“Kate was basically the person that told us what to do when we showed up there, and ended up working along with us for that weekend — and, I guess, the rest is history,” he said with a laugh. They recently celebrated their eighth anniversary, after dating for two years.
The Mulders have livestock on their Grattan acreage. Curt became interested in farming as a youngster when his parents took him to a friends’ farm on Whitneyville Road. Kate got to know farming as a child, too, while growing up in Texas.
After they moved from the city and settled into their new rural location, they adopted about 30 chickens from Camp Roger, a Christian summer camp in Rockford. “We had no idea what we were doing then,” he said. “I think that weekend I ended up building a quick, make-shift chicken coop. Then my wife said it might be fun to raise a cow.”
So they bought two longhorns when they visited her parents in Texas in 2008, and suddenly the Mulders found themselves in the agriculture business.
“Now we have anywhere from 20 to 30 head of cattle, which includes calves, some mother cows and some older-brood cows. What’s nice about the longhorns is, in the summertime they pretty much take care of themselves,” he said. “The kids love to go out and feed the cows. It’s a fun thing for the whole family.”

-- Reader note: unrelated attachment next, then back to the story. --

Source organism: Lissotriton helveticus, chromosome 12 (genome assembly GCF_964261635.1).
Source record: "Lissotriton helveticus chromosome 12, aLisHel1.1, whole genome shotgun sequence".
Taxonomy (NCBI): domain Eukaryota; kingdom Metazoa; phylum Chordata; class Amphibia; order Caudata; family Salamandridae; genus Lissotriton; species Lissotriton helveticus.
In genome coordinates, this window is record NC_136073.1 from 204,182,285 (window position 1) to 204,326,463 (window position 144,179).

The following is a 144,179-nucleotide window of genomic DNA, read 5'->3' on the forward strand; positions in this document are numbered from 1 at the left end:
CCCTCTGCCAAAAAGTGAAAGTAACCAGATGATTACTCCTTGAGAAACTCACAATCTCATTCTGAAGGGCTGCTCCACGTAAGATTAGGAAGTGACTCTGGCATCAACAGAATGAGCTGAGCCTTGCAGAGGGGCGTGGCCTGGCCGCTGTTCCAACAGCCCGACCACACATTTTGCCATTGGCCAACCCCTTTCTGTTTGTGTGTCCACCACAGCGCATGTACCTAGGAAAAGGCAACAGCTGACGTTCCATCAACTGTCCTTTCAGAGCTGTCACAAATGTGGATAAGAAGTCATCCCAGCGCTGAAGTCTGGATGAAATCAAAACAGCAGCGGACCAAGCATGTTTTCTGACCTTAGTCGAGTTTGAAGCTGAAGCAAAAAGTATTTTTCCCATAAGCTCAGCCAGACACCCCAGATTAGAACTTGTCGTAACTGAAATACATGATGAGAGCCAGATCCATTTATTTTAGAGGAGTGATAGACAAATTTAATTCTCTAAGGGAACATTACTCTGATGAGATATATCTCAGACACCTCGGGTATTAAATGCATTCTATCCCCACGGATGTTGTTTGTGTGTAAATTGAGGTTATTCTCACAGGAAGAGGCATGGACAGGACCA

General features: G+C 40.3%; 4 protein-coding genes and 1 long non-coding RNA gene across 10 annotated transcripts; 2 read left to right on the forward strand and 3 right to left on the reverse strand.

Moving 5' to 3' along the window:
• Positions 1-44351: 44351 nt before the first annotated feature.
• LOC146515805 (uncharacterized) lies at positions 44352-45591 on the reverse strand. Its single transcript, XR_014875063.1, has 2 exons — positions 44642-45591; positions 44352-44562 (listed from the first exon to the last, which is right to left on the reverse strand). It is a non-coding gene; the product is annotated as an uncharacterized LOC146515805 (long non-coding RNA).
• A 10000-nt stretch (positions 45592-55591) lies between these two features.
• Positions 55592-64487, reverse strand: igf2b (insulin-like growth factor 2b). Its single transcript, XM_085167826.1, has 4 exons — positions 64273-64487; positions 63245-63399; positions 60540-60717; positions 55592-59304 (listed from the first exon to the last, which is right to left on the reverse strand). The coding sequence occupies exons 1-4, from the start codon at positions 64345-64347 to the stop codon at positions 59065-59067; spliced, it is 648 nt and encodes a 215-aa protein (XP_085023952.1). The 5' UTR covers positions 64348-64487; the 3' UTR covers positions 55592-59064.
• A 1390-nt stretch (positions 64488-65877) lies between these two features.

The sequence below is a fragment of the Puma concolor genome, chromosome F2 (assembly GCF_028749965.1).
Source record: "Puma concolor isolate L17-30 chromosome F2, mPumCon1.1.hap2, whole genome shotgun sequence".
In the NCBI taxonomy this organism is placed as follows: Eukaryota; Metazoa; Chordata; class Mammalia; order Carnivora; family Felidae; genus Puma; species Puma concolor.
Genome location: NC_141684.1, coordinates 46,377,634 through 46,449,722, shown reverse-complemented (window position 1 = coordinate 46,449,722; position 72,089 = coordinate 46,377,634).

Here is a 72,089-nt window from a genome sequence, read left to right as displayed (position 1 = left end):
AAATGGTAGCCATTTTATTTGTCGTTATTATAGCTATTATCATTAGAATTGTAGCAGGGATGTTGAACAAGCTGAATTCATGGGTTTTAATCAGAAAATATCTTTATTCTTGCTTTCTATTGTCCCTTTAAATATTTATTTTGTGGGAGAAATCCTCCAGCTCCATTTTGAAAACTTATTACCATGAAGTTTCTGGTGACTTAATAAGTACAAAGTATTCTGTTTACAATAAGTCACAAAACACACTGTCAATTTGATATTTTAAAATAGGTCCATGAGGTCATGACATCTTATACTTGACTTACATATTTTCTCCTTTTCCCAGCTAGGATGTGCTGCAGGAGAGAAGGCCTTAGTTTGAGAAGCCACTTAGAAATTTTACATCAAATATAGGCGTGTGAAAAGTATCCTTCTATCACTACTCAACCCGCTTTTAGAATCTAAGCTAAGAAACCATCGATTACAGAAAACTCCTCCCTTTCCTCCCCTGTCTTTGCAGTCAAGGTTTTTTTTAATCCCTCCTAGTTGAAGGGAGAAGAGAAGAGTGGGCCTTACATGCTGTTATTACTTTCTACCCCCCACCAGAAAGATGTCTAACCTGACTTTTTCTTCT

With work, the farm and the kids, Mulder doesn’t have a lot of spare time on his hands, but when he does, he likes to hunt deer and ducks and can do so on his property. In addition, Mulder spends as much time with the kids as he possibly can. He plans to continue teaching Kylie how to swim this summer.
“The other thing I love to do is I love to fix things. So I’ve got some old trucks that I like to tinker around with,” he said.
Despite his tight schedule, Mulder stays active in the community by being involved with the Economic Club, Young Life, Urban Young Life, Blythfield Baptist Church and Camp Roger. At the professional level, he belongs to the Michigan Housing Council, which advocates for affordable housing, and the U.S. Green Building Council.
Mulder is starting his 15th year at Wolverine and his favorite project over those years is the Bunker Interpretive Center at Calvin College, which he worked on in 2004. He said it was a fun project, one that Wolverine designed and one of the first done to LEED guidelines. His role in the project was to select the systems that met those green standards.
“It’s a really, really unique building and, at the time, I believe it was the first gold-rated building in the Grand Rapids area. So that was certainly something I was proud of. The folks over at Calvin like to do things right, and we spent a lot of time designing that project, and it was a great learning experience for me,” he said.
This year looks to be a good one for Mulder and Wolverine. He said 2013 has a good chance to turn out to be the best year he and his firm has had so far in the multi-family housing market. “In fact, from a volume standpoint, we’ll double our best year ever in terms of doing housing work,” he said.
“Overall, as a construction company, we still continue to maintain a similar volume. Whether it’s health care work, manufacturing or retail, the overall pie is still roughly the same, but the housing is becoming a very large piece of that pie and that continues to take us all over the state and the Midwest. I guess the future is bright in that, and we continue to be leaders in that arena."